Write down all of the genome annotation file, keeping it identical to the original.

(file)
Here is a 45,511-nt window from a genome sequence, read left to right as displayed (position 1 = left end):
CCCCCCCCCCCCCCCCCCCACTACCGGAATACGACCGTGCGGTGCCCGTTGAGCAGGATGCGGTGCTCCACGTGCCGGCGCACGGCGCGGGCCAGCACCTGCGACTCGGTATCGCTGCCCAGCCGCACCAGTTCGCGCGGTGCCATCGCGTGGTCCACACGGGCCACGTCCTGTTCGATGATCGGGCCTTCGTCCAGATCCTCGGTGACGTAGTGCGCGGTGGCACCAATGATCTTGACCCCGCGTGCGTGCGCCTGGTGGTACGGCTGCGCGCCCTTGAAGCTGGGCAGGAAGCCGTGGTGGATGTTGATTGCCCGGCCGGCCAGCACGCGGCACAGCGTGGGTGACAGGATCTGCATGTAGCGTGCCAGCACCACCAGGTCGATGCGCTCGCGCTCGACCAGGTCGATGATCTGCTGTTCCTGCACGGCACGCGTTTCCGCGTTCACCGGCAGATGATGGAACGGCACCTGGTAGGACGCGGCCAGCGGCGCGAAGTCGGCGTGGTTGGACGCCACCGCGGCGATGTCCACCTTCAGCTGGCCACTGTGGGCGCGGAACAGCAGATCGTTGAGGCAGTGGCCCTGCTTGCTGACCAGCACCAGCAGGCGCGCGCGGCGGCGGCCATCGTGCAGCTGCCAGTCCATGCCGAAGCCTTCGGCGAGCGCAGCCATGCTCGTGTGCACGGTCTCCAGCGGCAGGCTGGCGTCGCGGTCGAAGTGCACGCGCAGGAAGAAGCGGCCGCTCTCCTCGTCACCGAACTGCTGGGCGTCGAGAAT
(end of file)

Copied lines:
Here is a 45,511-nt window from a genome sequence, read left to right as displayed (position 1 = left end):
CCCCCCCCCCCCCCCCCCCACTACCGGAATACGACCGTGCGGTGCCCGTTGAGCAGGATGCGGTGCTCCACGTGCCGGCGCACGGCGCGGGCCAGCACCTGCGACTCGGTATCGCTGCCCAGCCGCACCAGTTCGCGCGGTGCCATCGCGTGGTCCACACGGGCCACGTCCTGTTCGATGATCGGGCCTTCGTCCAGATCCTCGGTGACGTAGTGCGCGGTGGCACCAATGATCTTGACCCCGCGTGCGTGCGCCTGGTGGTACGGCTGCGCGCCCTTGAAGCTGGGCAGGAAGCCGTGGTGGATGTTGATTGCCCGGCCGGCCAGCACGCGGCACAGCGTGGGTGACAGGATCTGCATGTAGCGTGCCAGCACCACCAGGTCGATGCGCTCGCGCTCGACCAGGTCGATGATCTGCTGTTCCTGCACGGCACGCGTTTCCGCGTTCACCGGCAGATGATGGAACGGCACCTGGTAGGACGCGGCCAGCGGCGCGAAGTCGGCGTGGTTGGACGCCACCGCGGCGATGTCCACCTTCAGCTGGCCACTGTGGGCGCGGAACAGCAGATCGTTGAGGCAGTGGCCCTGCTTGCTGACCAGCACCAGCAGGCGCGCGCGGCGGCGGCCATCGTGCAGCTGCCAGTCCATGCCGAAGCCTTCGGCGAGCGCAGCCATGCTCGTGTGCACGGTCTCCAGCGGCAGGCTGGCGTCGCGGTCGAAGTGCACGCGCAGGAAGAAGCGGCCGCTCTCCTCGTCACCGAACTGCTGGGCGTCGAGAAT